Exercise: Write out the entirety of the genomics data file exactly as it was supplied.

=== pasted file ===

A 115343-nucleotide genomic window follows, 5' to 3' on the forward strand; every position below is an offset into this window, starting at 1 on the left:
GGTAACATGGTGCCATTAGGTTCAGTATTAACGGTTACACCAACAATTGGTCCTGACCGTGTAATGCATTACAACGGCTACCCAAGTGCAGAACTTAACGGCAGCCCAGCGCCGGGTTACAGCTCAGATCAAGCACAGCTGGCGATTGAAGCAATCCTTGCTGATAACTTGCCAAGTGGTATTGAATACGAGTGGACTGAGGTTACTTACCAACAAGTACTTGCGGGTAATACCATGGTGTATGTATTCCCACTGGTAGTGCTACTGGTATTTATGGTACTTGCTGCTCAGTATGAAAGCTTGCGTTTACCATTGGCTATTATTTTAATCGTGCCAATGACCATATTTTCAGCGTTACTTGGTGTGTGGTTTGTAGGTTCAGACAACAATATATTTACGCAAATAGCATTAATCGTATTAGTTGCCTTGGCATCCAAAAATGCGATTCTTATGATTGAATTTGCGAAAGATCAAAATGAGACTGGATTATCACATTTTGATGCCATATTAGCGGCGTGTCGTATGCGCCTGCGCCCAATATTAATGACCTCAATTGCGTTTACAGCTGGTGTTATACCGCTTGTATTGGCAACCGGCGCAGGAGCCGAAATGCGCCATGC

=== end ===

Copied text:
A 115343-nucleotide genomic window follows, 5' to 3' on the forward strand; every position below is an offset into this window, starting at 1 on the left:
GGTAACATGGTGCCATTAGGTTCAGTATTAACGGTTACACCAACAATTGGTCCTGACCGTGTAATGCATTACAACGGCTACCCAAGTGCAGAACTTAACGGCAGCCCAGCGCCGGGTTACAGCTCAGATCAAGCACAGCTGGCGATTGAAGCAATCCTTGCTGATAACTTGCCAAGTGGTATTGAATACGAGTGGACTGAGGTTACTTACCAACAAGTACTTGCGGGTAATACCATGGTGTATGTATTCCCACTGGTAGTGCTACTGGTATTTATGGTACTTGCTGCTCAGTATGAAAGCTTGCGTTTACCATTGGCTATTATTTTAATCGTGCCAATGACCATATTTTCAGCGTTACTTGGTGTGTGGTTTGTAGGTTCAGACAACAATATATTTACGCAAATAGCATTAATCGTATTAGTTGCCTTGGCATCCAAAAATGCGATTCTTATGATTGAATTTGCGAAAGATCAAAATGAGACTGGATTATCACATTTTGATGCCATATTAGCGGCGTGTCGTATGCGCCTGCGCCCAATATTAATGACCTCAATTGCGTTTACAGCTGGTGTTATACCGCTTGTATTGGCAACCGGCGCAGGAGCCGAAATGCGCCATGC